American Heritage® Dictionary of the English Language, Fourth Edition
- n. A two-masted fore-and-aft-rigged sailing vessel similar to the ketch but having a smaller jigger- or mizzenmast stepped abaft the rudder. Also called dandy.
- n. A ship's small boat, crewed by rowers.
Century Dictionary and Cyclopedia
- To cry out; howl; yell.
- n. A ship's small boat, usually rowed by four or six oars; a jolly-boat.
- n. The smallest boat used by fishermen. See cut under rowlock.
- n. A sail-boat or small yacht of the cutter class, with a jigger and short mainboom.
- n. nautical A small ship's boat, usually rowed by four or six oars.
- n. nautical A fore and aft rigged sailing vessel with two masts, main and mizzen, the mizzen stepped abaft the rudder post.
- v. To cry out; to howl;
GNU Webster's 1913
- n. (Naut.) A small ship's boat, usually rowed by four or six oars.
- n. A fore-and-aft-rigged vessel with two masts, a mainmast carrying a mainsail and jibs, taller than the mizzenmast and stepped a little farther forward than in a
sloop, and with the mizzenmast, or jiggermast far aft, usually placed aft of the water line or aft the rudder post. The mizzenmast of a yawl is smaller, and set further aft, than that of a sloop.
- v. To cry out like a dog or cat; to howl; to yell.
- v. emit long loud cries
- n. a sailing vessel with two masts; a small mizzen is aft of the rudderpost
- n. a ship's small boat (usually rowed by 4 or 6 oars)
- Apparently from Middle Low German jolle or Dutch jol. (Wiktionary)
- Dutch jol, possibly from Low German jolle. (American Heritage® Dictionary of the English Language, Fourth Edition)
“Kippiputuonaa is seen anxiously watching "the tree-with-wings" (as she naively called the yawl), where her husband, Dr. Traprock, is at work rigging a new yard-arm.”
“No human skill could prevent the water from combing in over the gunwales; and when the danger was passed, the yawl was a third filled with water.”
“And depending on the number of beers you've had or just how close to Austin you really are it comes out "yawl" anyway leaving the punctuation completely ambiguous.”
“He crept down the bank, watching with all his eyes, slipped into the water, swam three or four strokes and climbed into the skiff that did "yawl" duty at the boat's stern.”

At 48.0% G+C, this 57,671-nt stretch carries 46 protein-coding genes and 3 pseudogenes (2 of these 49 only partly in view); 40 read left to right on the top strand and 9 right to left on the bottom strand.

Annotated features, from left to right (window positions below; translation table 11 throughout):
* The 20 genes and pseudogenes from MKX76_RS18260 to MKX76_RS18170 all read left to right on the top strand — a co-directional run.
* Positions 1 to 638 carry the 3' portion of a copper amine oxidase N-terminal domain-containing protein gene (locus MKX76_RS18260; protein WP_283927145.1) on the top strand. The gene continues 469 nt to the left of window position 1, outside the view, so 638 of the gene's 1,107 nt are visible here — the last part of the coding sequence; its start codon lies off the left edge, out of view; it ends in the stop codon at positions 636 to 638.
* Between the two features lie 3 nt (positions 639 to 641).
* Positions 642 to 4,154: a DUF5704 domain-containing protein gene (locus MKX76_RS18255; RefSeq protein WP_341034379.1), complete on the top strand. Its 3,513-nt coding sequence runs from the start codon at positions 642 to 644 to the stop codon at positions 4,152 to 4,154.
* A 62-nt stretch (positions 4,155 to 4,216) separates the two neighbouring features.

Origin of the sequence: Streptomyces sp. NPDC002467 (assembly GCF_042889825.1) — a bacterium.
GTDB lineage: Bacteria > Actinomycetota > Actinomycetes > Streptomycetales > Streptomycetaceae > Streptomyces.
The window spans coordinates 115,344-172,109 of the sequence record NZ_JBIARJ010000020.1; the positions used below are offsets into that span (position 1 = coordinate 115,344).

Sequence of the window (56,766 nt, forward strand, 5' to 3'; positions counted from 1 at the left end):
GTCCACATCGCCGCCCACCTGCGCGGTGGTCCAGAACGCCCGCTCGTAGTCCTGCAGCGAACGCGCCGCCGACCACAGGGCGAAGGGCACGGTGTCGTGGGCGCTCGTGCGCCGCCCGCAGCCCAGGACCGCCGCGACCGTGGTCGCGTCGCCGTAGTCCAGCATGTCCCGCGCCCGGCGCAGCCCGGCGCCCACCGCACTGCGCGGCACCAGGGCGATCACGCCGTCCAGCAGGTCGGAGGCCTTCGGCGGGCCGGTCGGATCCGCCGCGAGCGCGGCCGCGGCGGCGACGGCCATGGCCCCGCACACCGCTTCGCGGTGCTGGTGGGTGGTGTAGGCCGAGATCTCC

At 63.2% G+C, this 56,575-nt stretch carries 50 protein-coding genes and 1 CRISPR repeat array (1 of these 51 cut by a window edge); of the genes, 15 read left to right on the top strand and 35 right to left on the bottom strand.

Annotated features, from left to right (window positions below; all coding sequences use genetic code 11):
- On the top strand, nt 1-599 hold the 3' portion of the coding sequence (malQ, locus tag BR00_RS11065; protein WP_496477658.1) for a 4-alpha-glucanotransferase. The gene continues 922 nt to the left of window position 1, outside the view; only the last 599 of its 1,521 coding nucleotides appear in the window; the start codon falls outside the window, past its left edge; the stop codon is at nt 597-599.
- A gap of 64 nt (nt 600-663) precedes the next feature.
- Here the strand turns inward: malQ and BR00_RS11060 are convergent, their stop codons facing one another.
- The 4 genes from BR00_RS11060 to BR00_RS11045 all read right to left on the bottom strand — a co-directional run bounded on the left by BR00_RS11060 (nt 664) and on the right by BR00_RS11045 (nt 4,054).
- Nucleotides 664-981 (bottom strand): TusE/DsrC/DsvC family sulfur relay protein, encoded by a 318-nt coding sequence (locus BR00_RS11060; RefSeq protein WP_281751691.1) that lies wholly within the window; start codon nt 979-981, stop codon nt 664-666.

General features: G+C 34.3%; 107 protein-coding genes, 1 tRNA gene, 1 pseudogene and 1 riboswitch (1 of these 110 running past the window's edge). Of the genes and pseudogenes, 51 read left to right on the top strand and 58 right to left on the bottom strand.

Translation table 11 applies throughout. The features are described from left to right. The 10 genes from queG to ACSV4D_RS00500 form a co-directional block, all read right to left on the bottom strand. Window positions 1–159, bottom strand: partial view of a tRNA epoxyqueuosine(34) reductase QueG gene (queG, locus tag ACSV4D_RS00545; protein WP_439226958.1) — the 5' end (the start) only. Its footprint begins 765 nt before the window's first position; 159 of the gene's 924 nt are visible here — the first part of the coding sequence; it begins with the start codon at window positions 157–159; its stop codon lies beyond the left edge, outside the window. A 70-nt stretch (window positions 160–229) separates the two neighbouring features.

“I explained that it was a barred owl and the she try the “who cooks for you, who cooks for yawl” and had her practice.”
“Some years later, in 1884, the yawl, Mignonette, foundered, with only four survivors, who were in an open boat for many days.”
“SVGL said ... well, i'd been super wired and going non stop all day, stressed etc. i'm definitely not normally quite like that. but like jason says, it definitely makes me look at that a little more closely. thanks for having a sense of humor, yawl.”
“He also spent a considerable amount of time living and working aboard his 30-foot yawl, the Roamer, which he loved to sail around San Francisco Bay and throughout the nearby Sacramento and San Joaquin Delta.”
“He chose a craft he never seen, a ketch, a compromise between a yawl and a schooner, a two-master with a larger sail forward.”
“The Roamer was the former thirty-five foot fast sloop Iris and had been converted to a yawl.”
These user-created lists contain the word ‘yawl’.
These words seem very familiar but are awfully-versatile and oftentimes serve senses exceptionally beyond people's presumptions ...
"Luciferous Logolepsy is a collection of over 9,000 obscure English words. Though the definition of an 'English' word might seem to be straightforward, it is not. There exist so many adopted, deriv...
I imagine most of these will be Anglo-Saxon, not likely to crop up in the average day's conversation, and thus excellent for Scrabble. ("most" is too common, likewise "will" and even "crop", in an...
If I had a boat
I'd go out on the ocean
And if I had a pony
I'd ride him on my boat
And we could all together
Go out on the ocean
Me upon my pony on my boat.
I marvel at the amazing variety of four-letter words in the English language. And that's not even counting really common (to me) words like fuck.
Words rounded up while reading The Innocents Abroad by Mark Twain.
Looking for tweets for yawl.